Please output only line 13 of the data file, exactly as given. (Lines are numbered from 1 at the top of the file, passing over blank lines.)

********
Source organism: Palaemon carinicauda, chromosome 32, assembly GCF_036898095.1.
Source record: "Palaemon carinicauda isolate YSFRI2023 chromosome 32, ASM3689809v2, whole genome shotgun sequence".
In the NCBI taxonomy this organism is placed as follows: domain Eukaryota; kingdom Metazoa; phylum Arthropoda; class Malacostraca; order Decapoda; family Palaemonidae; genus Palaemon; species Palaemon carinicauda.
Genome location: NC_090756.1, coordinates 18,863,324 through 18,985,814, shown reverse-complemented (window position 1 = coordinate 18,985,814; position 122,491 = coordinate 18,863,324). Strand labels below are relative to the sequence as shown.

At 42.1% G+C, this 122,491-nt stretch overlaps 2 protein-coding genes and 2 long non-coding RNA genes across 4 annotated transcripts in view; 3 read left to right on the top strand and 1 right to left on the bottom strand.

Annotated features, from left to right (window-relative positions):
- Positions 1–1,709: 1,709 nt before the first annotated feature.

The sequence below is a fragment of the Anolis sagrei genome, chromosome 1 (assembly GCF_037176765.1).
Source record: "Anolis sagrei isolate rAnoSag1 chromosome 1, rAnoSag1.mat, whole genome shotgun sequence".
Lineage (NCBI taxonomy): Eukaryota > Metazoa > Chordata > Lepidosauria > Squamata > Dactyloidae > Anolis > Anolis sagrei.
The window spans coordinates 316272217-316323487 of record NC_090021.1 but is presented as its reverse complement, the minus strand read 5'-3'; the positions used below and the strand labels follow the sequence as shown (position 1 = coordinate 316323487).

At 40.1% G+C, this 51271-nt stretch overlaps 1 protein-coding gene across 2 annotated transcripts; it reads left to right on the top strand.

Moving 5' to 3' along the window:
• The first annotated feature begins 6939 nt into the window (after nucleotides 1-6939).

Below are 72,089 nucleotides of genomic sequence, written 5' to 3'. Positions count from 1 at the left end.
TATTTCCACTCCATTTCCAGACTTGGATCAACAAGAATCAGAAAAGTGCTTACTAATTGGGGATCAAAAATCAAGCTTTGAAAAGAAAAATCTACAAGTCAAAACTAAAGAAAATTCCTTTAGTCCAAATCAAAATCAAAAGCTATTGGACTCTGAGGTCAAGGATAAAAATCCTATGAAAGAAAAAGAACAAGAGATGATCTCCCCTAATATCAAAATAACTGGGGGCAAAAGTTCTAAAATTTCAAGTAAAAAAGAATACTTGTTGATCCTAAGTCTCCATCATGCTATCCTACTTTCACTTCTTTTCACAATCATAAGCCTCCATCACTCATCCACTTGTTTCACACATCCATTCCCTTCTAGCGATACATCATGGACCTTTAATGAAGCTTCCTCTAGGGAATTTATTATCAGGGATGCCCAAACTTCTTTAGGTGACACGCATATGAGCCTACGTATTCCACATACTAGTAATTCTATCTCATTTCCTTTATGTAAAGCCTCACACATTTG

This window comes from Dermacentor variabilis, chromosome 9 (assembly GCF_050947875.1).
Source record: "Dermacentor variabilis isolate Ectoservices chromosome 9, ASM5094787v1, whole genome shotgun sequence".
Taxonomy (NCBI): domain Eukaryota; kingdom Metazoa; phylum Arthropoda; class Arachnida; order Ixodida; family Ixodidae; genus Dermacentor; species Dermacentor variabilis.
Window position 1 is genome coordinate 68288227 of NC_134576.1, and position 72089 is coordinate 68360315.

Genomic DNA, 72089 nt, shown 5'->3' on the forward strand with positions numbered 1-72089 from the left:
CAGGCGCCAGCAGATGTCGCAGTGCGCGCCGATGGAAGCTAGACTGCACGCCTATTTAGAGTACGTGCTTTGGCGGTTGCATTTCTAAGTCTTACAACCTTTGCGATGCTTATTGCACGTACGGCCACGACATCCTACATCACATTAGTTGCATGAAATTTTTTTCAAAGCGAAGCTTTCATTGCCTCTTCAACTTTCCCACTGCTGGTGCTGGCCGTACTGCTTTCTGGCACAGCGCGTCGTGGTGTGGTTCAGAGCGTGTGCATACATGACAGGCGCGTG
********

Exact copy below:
Moving 5' to 3' along the window: